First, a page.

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It was noontide. The sun was very hot. An old gentlewoman sat spinning in a little arbour at the door of her cottage. She was blind; and her grand-daughter was reading the Bible to her. The old lady had just left her work, to attend to the story of Ruth.
Orpah kissed her mother-in-law; but Ruth clave unto her.” It was a passage she could not let pass
without a comment. The moral she drew from it was not very new, to be sure. The girl had heard it a hundred times before and a hundred times more she could have heard it, without suspecting it to be tedious. Rosamund loved her grandmother.
The old lady loved Rosamund too; and she had reason for so doing. Rosamund was to her at once a child and a servant. She had only her left in the world. They too lived together.
They had once known better days. The story of Rosamund's parents, their failure, their folly, and distresses, may be told another time. Our tale hath grief enough in it.
It was now about a year and a half since old Margaret Gray had sold off all her effects, to pay the debts of Rosamund's father-just after the mother had died of a broken heart; for her husband had fled his country to hide his shame in a foreign land. At that period the old lady retired to a small cottage, in the village of Widford in Hertfordshire.
Rosamund, in her thirteenth year, was left destitute, without fortune or friends: she went with her grandmother. In all this time she had served her faithfully and lovingly.
Old Margaret Gray, when she first came into these parts, had eyes, and could see. The neighbours said, they had been dimmed by weeping : be that as it may, she was latterly grown quite blind. “God is very good to us, child; I can feel you yet." This she would sometimes say; and we need not wonder to hear, that Rosamund clave unto her grandmother.
Margaret retained a spirit unbroken by calamity. There was a principle within, which it seemed as if no outward circumstances could reach. It was a religious principle, and she had taught it to Rosamund; for the girl had mostly resided with her grandmother from her earliest years. Indeed she had taught her all that she knew herself; and the old lady's knowledge did not extend a vast way.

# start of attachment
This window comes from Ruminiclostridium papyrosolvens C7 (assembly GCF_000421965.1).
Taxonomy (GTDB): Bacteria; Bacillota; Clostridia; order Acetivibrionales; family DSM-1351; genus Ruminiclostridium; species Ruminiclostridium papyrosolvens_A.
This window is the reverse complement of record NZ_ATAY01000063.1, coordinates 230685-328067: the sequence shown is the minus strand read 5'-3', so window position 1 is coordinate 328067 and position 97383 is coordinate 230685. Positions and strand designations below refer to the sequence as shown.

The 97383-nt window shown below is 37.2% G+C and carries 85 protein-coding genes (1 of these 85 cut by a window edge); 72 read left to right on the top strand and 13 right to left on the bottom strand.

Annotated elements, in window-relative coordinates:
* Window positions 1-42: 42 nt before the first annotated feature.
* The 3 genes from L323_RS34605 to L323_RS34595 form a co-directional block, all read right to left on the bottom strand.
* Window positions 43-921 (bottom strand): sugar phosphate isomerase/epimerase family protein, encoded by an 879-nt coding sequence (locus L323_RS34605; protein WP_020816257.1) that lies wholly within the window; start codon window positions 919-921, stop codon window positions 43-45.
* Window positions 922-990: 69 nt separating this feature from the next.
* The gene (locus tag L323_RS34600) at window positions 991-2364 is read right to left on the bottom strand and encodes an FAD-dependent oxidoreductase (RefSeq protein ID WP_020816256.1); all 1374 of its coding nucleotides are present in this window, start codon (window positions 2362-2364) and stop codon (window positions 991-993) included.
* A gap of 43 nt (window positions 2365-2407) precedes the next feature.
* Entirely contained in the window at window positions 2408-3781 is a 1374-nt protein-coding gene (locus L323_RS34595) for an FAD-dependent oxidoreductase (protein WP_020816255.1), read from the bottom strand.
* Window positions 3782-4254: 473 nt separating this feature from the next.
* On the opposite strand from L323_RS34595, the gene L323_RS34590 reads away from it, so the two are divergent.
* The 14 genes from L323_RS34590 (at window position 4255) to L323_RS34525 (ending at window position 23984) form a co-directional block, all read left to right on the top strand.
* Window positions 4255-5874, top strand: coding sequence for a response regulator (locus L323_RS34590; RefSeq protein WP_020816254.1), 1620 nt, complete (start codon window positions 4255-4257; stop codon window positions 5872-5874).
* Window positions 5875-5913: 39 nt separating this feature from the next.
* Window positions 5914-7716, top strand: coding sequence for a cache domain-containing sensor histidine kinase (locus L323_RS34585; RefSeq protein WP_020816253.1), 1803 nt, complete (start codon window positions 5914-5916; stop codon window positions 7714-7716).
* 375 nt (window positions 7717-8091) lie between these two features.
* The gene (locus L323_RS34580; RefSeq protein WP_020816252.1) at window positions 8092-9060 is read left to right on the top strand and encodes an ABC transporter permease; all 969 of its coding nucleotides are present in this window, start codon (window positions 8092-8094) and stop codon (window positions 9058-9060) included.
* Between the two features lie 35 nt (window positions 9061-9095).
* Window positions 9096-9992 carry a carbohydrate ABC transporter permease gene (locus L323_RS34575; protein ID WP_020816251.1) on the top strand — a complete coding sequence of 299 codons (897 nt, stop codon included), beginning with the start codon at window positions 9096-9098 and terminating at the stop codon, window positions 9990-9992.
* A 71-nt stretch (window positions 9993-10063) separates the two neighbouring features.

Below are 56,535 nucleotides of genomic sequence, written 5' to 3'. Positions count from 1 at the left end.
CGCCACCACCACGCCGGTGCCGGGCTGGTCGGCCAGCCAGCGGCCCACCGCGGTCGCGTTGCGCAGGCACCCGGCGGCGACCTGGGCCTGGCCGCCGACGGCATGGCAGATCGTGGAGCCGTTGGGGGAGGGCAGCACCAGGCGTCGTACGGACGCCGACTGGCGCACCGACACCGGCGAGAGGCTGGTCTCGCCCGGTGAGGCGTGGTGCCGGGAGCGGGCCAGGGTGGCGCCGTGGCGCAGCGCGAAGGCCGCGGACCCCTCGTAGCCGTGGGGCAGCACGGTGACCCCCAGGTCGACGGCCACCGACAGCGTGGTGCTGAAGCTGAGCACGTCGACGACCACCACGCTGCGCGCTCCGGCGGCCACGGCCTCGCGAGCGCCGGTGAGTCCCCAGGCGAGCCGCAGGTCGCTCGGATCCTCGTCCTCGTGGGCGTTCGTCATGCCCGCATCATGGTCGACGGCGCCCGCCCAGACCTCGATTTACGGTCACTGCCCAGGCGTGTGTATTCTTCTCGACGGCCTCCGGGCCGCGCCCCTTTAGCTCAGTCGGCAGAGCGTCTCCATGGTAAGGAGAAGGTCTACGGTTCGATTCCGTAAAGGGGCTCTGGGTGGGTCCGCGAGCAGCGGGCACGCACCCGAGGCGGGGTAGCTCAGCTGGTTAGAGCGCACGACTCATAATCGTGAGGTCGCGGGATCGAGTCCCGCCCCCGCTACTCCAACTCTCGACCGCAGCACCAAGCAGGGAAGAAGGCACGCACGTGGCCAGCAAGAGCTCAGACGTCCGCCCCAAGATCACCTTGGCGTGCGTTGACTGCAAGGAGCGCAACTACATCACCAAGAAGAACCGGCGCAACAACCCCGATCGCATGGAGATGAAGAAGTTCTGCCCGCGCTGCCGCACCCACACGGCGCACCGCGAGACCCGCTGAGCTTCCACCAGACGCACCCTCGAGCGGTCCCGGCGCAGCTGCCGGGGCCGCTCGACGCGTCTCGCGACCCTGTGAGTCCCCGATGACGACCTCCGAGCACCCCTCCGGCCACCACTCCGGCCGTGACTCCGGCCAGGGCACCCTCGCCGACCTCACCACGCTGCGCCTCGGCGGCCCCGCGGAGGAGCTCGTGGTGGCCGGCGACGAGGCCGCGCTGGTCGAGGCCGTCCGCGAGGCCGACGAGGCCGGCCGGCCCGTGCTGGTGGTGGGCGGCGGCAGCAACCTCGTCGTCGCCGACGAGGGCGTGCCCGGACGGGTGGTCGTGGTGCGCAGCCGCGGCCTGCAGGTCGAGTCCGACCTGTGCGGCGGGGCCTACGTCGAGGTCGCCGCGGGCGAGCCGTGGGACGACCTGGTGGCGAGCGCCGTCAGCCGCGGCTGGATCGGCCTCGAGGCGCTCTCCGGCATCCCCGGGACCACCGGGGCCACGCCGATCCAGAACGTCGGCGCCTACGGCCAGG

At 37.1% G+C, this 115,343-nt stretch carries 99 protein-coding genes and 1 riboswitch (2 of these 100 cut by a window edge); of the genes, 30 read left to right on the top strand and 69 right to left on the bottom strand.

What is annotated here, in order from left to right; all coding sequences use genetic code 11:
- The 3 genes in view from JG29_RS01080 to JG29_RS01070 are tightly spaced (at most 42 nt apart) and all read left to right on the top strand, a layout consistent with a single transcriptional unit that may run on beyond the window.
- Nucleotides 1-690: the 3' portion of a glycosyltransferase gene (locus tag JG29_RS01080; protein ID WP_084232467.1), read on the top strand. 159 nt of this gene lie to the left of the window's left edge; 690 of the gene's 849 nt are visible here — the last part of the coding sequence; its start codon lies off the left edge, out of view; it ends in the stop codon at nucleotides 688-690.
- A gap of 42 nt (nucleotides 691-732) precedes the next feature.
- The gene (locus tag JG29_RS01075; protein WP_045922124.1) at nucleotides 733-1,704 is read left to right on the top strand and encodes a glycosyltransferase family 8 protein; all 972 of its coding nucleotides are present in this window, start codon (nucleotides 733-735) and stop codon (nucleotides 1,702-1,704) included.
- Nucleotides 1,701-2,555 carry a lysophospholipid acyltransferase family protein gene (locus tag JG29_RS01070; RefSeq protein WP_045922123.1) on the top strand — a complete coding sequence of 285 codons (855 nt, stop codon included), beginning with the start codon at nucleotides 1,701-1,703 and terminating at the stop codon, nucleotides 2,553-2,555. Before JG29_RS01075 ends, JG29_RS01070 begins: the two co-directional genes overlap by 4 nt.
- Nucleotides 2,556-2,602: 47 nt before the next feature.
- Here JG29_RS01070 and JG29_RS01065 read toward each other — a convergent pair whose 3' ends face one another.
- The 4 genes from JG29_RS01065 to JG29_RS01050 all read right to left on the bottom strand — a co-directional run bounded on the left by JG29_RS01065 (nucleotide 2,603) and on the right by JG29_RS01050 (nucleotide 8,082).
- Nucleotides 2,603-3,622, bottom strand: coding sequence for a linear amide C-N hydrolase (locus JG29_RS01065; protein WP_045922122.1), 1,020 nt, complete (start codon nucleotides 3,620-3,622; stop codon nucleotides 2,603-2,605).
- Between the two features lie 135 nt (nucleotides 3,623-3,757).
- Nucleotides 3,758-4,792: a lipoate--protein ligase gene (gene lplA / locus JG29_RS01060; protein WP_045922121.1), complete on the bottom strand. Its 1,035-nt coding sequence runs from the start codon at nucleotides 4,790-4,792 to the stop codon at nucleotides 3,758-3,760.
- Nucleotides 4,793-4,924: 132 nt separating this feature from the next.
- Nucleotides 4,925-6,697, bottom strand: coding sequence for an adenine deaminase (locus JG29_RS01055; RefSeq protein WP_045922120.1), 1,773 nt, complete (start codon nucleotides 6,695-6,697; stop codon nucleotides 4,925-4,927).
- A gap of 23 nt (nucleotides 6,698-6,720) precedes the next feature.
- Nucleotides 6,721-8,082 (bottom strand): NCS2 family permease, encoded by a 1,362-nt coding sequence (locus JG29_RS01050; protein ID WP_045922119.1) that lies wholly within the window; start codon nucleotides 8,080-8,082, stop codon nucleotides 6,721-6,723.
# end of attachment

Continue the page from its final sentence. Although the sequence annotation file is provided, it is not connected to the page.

Margaret had drawn her maxims from observation ; and a pretty long experience in life had contributed to make her, at times, a little positive : but Rosamund never argued with her grandmother.
Their library consisted chiefly in a large family Bible, with notes and expositions by various learned expositors from Bishop Jewell downwards.
This might never be suffered to lie about like other books—but was kept constantly wrapt up in a handsome case of green velvet, with gold tassels—the only relic of departed grandeur they had brought with them to the cottage—every thing else of value had been sold off for the purpose above mentioned.
This Bible Rosamund, when a child, had never dared to open without permission; and even yet, from habit, continued the custom. Margaret had parted with none of her authority; indeed it was never exerted with much harshness; and happy was Rosamund, though a girl grown, when she could obtain leave to read her Bible.
It was a treasure too valuable for an indiscriminate use ; and Margaret still pointed out to her grand-daughter where to read.
Besides this, they had the “Complete Angler, or Contemplative Man's Recreation," with cuts—
Pilgrim's Progress,” the first part—a Cookery Book, with a few dry sprigs of rosemary and lavender stuck here and there between the leaves, (I suppose, to point to some of the old lady's most favourite receipts,) and there was
6. Wither's Emblems,” an old book, and quaint. The old fashioned pictures in this last book were among the first exciters of the infant Rosamund's curiosity. Her contemplation had fed upon them in rather
Rosamund had not read many books besides these; or if any, they had been only occasional companions : these were to Rosamund as old friends, that she had long known. I know not whether the peculiar cast of her mind might not be traced, in part, to a tincture she had received, early in life, from Walton, and Wither, from John Bunyan, and her Bible.
Rosamund's mind was pensive and reflective, rather than what passes usually for clever or acute. From a child she was remarkably shy and thoughtful
- this was taken for stupidity and want of feeling ; and the child had been sometimes whipt for being a stubborn thing, when her little heart was almost bursting with affection.
Even now her grandmother would often reprove her, when she found her too grave or melancholy; give her sprightly lectures about good humour and rational mirth; and not unfrequently fall a crying herself, to the great discredit of her lecture. Those tears endeared her the more to Rosamund.
Margaret would say, “Child, I love you to cry, when I think you are only remembering your poor dear father and mother-I would have you think about them sometimes—it would be strange if you did not—but I fear, Rosamund; I fear, girl, you sometimes think too deeply about your own situation and poor prospects in life. When you do so, you do wrong-remember the naughty rich man in the parable. He never had any good thoughts about God, and his religion : and that might have been your case.”
Rosamund, at these times, could not reply to her; she was not in the habit of arguing with her